A long, hot and windy day of rehearsals at the Castle for the Cape Town Military Tattoo 2012

Exciting update: An article I wrote about the daytime rehearsals has been published on the Reserve Force Division website! Here is the PDF document.

The spectators are thoroughly enjoying the performance of “The Gael” from Last of the Mohicans

Monday, 29 October 2012, was a long and very busy day at the Castle of Good Hope for all the organising committee members, act coordinators, backstage crews, and performers. Not only was it necessary to do some repair-work in the aftermath of a gale-force southeaster the previous night (the wind continued to blow throughout the day), but a march through the central city streets by most of the participants to promote the 2012 Tattoo provided some wonderful entertainment for people working in and visiting the city at lunchtime.

During the entire day, the rehearsals continued in the large, almost rectangular, front arena. Two run-throughs had been scheduled for the evening: the first for the bands to practice their entrances and exits, the audio-visual crew to go through their lighting cues, and for the wranglers to figure out the sequence with which chairs, musical instruments, microphones and assorted other items needed to be removed. The second was a full run-through of the entire programme from start to finish, for timing purposes. This only finished about 23h30 – which in my eyes is clearly testimony to the dedication and commitment of everyone involved in staging this event!

Mortar run practice

The three mortar run teams – two teams from the Cape Town Highlanders, and one team from Cape Field Artillery – under the control of Corporal Cox were put through their paces under the watchful eyes of WO2 Alfie Wort of the Highlanders. They use an 81mm M3 Mortar, which is a patrol and base weapon firing high explosive, smoke screen and illumination bombs, and can be handled by a team of four persons. It consists of a base plate assembly, a barrel assembly and a mount assembly. The full mortar, incidentally, weighs just on 15 kg – and each bomb around 1.8 kg – and due to its short range, it is usually deployed fairly close to the objective and thus under enemy fire. Strength – and speed – are clearly essential.

They throw their guns into the air, clap their hands and catch their weapons again – a tricky move!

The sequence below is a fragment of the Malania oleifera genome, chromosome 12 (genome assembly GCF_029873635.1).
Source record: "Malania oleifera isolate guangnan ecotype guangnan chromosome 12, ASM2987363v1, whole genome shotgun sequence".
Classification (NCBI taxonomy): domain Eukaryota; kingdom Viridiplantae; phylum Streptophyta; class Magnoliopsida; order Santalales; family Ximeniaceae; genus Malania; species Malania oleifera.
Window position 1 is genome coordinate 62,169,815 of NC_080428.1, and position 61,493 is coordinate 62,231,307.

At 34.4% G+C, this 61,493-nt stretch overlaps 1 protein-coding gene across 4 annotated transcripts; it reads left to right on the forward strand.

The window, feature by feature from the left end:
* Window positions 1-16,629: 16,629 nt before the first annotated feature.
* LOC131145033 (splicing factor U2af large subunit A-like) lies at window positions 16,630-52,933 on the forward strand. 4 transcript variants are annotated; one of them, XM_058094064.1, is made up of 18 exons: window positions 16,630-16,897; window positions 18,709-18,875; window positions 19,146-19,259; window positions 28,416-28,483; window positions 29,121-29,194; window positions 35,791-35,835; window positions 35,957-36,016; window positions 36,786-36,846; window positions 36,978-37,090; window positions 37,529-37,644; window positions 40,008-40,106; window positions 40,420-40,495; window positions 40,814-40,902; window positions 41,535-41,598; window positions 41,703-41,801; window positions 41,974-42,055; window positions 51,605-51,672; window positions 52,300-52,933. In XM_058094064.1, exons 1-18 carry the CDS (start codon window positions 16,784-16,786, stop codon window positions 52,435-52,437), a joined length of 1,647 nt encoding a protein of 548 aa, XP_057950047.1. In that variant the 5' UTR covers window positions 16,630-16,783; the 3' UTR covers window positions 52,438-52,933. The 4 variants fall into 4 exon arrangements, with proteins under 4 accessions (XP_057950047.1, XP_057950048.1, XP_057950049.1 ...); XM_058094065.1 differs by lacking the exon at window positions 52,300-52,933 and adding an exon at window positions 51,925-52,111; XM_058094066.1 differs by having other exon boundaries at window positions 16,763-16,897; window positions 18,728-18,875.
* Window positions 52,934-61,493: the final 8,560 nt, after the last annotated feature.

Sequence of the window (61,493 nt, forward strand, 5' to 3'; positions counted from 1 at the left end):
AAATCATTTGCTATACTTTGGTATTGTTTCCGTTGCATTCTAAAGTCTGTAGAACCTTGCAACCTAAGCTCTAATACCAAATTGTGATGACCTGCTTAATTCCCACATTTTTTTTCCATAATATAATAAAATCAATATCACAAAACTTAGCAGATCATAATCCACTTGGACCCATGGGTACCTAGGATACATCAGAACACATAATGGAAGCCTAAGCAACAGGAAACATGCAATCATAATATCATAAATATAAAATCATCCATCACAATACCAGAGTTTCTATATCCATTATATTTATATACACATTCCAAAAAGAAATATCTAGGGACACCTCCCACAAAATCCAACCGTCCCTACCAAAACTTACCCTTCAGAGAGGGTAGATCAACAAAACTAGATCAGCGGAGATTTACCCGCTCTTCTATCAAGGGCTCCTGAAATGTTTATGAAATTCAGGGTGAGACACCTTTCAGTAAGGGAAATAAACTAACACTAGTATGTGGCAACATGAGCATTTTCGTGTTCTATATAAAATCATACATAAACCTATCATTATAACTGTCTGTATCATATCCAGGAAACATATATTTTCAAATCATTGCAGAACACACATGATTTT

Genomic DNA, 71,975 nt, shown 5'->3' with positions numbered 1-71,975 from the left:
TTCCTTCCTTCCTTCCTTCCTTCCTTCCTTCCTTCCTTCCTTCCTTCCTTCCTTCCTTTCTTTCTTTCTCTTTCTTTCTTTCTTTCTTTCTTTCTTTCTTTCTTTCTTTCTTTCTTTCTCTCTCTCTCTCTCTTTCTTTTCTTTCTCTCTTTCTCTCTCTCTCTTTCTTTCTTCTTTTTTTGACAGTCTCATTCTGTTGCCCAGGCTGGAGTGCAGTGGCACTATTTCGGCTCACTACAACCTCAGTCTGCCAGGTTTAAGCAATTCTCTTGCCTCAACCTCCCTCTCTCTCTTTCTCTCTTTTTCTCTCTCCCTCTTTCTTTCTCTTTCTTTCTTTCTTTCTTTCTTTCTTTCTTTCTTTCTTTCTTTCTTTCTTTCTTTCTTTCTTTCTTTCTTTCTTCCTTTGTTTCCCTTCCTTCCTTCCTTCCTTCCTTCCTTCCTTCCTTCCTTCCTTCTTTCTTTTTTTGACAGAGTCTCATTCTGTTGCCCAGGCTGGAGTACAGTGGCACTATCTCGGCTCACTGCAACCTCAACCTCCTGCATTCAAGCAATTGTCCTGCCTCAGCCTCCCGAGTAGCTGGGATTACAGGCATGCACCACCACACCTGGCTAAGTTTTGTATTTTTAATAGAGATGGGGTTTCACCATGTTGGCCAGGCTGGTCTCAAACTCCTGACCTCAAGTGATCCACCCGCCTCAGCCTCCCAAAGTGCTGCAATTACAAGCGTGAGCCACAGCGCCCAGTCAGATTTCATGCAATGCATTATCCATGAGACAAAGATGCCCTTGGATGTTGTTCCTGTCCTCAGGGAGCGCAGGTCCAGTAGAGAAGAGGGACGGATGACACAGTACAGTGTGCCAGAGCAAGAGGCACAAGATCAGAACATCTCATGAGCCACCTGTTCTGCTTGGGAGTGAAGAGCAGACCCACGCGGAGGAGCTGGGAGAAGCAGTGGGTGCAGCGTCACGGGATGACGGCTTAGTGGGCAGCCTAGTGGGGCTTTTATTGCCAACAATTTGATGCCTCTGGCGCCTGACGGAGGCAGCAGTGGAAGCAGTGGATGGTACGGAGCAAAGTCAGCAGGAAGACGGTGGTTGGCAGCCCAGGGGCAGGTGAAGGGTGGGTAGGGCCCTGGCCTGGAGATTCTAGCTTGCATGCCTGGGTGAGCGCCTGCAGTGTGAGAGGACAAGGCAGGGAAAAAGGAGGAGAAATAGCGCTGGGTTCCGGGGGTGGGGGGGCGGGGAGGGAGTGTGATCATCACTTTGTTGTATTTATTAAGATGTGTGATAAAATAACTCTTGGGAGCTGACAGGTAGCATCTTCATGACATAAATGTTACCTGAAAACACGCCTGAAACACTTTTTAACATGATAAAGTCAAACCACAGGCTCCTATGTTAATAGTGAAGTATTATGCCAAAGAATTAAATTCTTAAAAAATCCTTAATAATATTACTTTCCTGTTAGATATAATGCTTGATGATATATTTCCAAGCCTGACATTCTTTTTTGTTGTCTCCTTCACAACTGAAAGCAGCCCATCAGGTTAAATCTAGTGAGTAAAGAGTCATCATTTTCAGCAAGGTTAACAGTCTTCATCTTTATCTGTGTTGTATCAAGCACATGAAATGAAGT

The SA Navy’s Silent Drill Squad under Warrant Officer Carl Daniels rehearsed their silent drill. All of the movements in their act are controlled entirely by the beat of the drum, without any orders being shouted, so you can imagine how good their concentration and focus, as well as the coordination between the team members, needs to be!

Meanwhile, the SA Army Bands of Cape Town and Kroonstad, together with the South African Medical Health Services Band were rehearsing their combined pieces behind one of the seating stands. Corporal Godfrey Rahube was the soloist of the beautiful “Thank you for the Music” – a most appropriate song, as this year’s Tattoo pays tribute to the Military Musicians.

Corporal Godfrey Rahube singing “Thank you for the music”

Bandsmen – particularly drummers and trumpeters – have always been part of the Cape’s garrison; they are responsible for transmitting and relaying calls in the field, acting as a communication system, warning the garrison of parades or danger, and recalling off-duty soldiers to their barracks at sunset. This latter ritual is the source for the name of this event, a “Tattoo”:

The word “tattoo” is derived from a centuries-old military ritual, which originated in the Low Countries during the 80 Years’ War in the 16th and 17th centuries. Each evening, before nightfall, patrols would be sent out to warn off-duty soldiers that it was time to return to the garrison for the evening parade and guard duties. Tavern-keepers would be ordered: “Doe den tap toe!”(Close the taps on your beer-barrels). All the armies in the Low Countries adopted this nightly ritual. Over the centuries, it became a unique and colourful show, known as a “tattoo” in English, “taptoe” in Dutch and “Zapfenstreich” in German. As the Dutch were the first occupants of the Castle from 1652, this ritual was adopted here too.